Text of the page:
Novel Prevention Strategies for Bacterial Infections in Cirrhosis.

Link to article at PubMed

Novel Prevention Strategies for Bacterial Infections in Cirrhosis.

Expert Opin Pharmacother. 2016 Jan 22;

Authors: Yan K, Garcia-Tsao G

Introduction Bacterial infections are a serious complication of cirrhosis, as they can lead to decompensation, multiple organ failure, and/or death. Preventing infections is therefore very relevant. Because gut bacterial translocation is their main pathogenic mechanism, prevention of infections is mostly based on the use of orally administered poorly absorbed antibiotics such as norfloxacin (selective intestinal decontamination). However, antibiotic prophylaxis leads to antibiotic resistance, limiting therapy and increasing morbidity and mortality.. Prevention of bacterial infections in cirrhosis should therefore move away from antibiotics. Areas Covered This review focuses on various potentially novel methods to prevent infections in cirrhosis focusing on non-antibiotic strategies. The use of probiotics, nonselective intestinal decontamination with rifaximin, prokinetics and beta-blockers or fecal microbiota transplant as means of targeting altered gut microbiota, bile acids and FXR agonists are all potential alternatives to selective intestinal decontamination. Prokinetics and beta-blockers can improve intestinal motility, while bile acids and FXR agonists help by improving the intestinal barrier. Finally, granulocyte colony stimulating factor (G-CSF) and statins are emerging therapeutic strategies that may improve immune dysfunction in cirrhosis. Expert Opinion Evidence for these strategies has been restricted to animal studies and proof-of concept studies but we expect this to change in coming years.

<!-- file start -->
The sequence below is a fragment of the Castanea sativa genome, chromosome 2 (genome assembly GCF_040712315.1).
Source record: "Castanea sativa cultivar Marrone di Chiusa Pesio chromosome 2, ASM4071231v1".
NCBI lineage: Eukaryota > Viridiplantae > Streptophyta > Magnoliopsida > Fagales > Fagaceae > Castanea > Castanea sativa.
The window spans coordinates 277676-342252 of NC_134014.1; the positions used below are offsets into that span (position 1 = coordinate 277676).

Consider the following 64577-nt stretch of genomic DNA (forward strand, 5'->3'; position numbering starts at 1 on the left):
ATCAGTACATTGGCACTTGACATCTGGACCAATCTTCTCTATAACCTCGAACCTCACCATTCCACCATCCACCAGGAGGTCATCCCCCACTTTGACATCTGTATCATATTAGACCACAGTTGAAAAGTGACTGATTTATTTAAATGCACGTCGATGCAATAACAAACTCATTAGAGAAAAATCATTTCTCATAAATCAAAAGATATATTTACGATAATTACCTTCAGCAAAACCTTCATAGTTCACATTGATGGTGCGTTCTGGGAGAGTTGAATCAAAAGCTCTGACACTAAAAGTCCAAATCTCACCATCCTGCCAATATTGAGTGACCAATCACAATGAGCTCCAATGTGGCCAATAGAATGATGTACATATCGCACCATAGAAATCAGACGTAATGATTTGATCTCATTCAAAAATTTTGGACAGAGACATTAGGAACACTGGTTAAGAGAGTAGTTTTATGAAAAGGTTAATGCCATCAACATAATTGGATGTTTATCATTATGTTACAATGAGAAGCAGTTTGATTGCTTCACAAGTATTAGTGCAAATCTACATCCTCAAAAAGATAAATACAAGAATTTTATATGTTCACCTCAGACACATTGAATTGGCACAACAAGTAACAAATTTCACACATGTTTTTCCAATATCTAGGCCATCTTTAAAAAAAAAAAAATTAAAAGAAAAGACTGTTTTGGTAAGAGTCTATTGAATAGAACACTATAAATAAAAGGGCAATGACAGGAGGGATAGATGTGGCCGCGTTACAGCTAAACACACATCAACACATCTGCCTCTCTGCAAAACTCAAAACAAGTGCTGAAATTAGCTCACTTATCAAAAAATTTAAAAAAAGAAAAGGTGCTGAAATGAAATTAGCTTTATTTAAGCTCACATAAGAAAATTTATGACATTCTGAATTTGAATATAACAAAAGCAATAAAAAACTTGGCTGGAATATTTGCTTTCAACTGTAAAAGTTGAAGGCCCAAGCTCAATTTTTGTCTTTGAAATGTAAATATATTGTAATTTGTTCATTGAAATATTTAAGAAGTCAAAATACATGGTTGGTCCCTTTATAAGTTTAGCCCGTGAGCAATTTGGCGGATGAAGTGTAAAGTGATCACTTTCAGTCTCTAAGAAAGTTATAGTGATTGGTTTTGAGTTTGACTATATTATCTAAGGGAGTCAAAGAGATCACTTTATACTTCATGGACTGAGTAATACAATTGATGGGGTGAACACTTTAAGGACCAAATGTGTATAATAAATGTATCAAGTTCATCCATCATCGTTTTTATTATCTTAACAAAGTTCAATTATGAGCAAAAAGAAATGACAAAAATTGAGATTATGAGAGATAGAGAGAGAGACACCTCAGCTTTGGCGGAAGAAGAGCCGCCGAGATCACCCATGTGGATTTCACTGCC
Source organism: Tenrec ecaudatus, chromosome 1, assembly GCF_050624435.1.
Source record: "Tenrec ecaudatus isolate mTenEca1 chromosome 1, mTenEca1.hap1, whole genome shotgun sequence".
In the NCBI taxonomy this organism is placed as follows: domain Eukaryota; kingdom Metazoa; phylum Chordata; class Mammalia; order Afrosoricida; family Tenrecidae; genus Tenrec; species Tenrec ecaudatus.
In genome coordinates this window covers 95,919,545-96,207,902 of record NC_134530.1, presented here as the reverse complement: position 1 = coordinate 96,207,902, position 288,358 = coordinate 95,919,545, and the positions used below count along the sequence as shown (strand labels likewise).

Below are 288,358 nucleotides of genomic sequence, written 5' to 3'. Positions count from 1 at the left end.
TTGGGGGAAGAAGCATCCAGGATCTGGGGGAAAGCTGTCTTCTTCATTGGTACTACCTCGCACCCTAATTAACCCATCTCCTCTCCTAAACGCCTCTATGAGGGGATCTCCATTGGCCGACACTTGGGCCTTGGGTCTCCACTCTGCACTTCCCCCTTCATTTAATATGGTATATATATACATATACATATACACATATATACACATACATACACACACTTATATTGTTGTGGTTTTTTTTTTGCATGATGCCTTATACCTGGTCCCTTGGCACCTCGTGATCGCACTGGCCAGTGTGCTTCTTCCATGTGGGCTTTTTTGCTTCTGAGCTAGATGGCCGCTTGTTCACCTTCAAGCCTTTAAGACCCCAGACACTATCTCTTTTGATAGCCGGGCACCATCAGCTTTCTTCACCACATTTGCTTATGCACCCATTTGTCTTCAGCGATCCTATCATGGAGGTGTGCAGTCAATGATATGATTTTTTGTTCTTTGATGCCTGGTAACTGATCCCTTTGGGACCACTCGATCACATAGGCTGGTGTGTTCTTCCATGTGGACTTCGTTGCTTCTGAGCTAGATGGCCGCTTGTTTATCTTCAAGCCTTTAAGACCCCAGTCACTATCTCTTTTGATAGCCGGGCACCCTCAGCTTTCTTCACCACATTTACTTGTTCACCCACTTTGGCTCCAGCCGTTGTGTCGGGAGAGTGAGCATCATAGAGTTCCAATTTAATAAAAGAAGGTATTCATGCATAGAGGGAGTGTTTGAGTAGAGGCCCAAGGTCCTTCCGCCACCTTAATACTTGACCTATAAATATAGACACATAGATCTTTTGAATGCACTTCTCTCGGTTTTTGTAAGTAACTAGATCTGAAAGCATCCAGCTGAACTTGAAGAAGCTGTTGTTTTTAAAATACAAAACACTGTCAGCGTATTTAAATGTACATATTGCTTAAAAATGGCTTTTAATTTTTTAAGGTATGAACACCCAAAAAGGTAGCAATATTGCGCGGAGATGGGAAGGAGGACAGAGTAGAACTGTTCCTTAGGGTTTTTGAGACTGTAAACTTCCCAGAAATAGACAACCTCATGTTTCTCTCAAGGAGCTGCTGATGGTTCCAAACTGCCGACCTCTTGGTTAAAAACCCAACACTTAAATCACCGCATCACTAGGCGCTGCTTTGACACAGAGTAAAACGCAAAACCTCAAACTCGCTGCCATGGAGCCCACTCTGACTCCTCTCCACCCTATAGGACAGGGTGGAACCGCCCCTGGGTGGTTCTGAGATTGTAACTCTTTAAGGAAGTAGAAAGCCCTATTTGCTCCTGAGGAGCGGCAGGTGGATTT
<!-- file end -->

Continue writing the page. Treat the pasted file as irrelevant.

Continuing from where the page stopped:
PMID: 26799197 [PubMed - as supplied by publisher]

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